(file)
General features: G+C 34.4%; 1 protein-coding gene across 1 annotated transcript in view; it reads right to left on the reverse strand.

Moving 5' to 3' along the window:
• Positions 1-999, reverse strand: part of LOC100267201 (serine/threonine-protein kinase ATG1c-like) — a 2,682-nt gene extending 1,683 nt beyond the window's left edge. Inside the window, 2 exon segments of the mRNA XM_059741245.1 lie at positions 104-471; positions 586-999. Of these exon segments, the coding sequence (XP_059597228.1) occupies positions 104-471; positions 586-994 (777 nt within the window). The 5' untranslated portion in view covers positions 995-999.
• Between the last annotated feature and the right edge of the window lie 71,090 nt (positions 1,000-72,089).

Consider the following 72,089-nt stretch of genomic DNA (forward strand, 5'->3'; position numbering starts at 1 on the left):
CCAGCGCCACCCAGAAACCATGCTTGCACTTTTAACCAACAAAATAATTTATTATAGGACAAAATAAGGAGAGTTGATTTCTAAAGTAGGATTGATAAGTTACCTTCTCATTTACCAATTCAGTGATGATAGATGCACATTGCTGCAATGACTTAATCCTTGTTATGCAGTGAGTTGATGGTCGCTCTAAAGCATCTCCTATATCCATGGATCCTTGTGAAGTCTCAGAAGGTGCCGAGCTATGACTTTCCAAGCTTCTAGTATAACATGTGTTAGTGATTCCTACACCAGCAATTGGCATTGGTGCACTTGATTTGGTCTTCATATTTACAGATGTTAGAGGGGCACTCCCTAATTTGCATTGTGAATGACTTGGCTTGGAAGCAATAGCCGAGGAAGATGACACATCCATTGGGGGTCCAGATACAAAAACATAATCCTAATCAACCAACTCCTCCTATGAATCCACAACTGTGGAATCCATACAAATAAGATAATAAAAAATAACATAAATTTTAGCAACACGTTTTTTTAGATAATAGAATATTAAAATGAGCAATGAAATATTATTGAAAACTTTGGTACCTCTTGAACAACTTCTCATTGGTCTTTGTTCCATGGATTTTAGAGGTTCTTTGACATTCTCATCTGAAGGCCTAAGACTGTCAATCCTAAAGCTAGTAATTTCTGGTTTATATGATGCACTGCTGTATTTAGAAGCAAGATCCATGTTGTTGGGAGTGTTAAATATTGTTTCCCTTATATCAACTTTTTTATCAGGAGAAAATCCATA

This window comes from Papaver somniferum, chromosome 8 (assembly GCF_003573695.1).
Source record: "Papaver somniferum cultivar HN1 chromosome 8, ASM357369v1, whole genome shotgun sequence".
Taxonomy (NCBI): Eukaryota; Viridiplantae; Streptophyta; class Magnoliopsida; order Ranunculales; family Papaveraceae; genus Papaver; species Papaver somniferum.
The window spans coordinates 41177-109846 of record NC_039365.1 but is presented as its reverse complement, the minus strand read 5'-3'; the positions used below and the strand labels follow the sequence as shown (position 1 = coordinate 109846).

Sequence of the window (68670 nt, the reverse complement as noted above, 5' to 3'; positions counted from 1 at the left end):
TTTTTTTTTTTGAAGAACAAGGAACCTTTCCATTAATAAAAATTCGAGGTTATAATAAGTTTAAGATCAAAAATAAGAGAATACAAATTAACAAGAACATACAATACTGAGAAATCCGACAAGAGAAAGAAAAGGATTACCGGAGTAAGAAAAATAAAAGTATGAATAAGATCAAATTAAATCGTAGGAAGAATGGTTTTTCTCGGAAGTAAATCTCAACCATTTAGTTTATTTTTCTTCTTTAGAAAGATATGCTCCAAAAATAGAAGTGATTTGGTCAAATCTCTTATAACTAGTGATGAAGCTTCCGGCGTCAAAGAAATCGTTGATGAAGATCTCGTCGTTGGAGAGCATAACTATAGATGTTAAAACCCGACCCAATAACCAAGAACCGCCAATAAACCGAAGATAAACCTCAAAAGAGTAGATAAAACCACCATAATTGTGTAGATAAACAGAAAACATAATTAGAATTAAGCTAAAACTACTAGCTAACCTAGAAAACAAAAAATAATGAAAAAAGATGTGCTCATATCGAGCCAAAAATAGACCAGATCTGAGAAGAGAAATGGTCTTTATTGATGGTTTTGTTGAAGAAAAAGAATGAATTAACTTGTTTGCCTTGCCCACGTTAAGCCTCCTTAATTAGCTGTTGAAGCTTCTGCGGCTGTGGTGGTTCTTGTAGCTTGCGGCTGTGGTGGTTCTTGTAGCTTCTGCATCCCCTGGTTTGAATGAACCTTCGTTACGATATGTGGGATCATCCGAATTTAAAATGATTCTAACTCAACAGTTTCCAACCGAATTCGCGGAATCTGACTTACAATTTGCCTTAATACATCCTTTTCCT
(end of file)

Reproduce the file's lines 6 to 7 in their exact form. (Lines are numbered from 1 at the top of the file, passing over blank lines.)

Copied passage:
CCAGCGCCACCCAGAAACCATGCTTGCACTTTTAACCAACAAAATAATTTATTATAGGACAAAATAAGGAGAGTTGATTTCTAAAGTAGGATTGATAAGTTACCTTCTCATTTACCAATTCAGTGATGATAGATGCACATTGCTGCAATGACTTAATCCTTGTTATGCAGTGAGTTGATGGTCGCTCTAAAGCATCTCCTATATCCATGGATCCTTGTGAAGTCTCAGAAGGTGCCGAGCTATGACTTTCCAAGCTTCTAGTATAACATGTGTTAGTGATTCCTACACCAGCAATTGGCATTGGTGCACTTGATTTGGTCTTCATATTTACAGATGTTAGAGGGGCACTCCCTAATTTGCATTGTGAATGACTTGGCTTGGAAGCAATAGCCGAGGAAGATGACACATCCATTGGGGGTCCAGATACAAAAACATAATCCTAATCAACCAACTCCTCCTATGAATCCACAACTGTGGAATCCATACAAATAAGATAATAAAAAATAACATAAATTTTAGCAACACGTTTTTTTAGATAATAGAATATTAAAATGAGCAATGAAATATTATTGAAAACTTTGGTACCTCTTGAACAACTTCTCATTGGTCTTTGTTCCATGGATTTTAGAGGTTCTTTGACATTCTCATCTGAAGGCCTAAGACTGTCAATCCTAAAGCTAGTAATTTCTGGTTTATATGATGCACTGCTGTATTTAGAAGCAAGATCCATGTTGTTGGGAGTGTTAAATATTGTTTCCCTTATATCAACTTTTTTATCAGGAGAAAATCCATA

This window comes from Papaver somniferum, chromosome 8 (assembly GCF_003573695.1).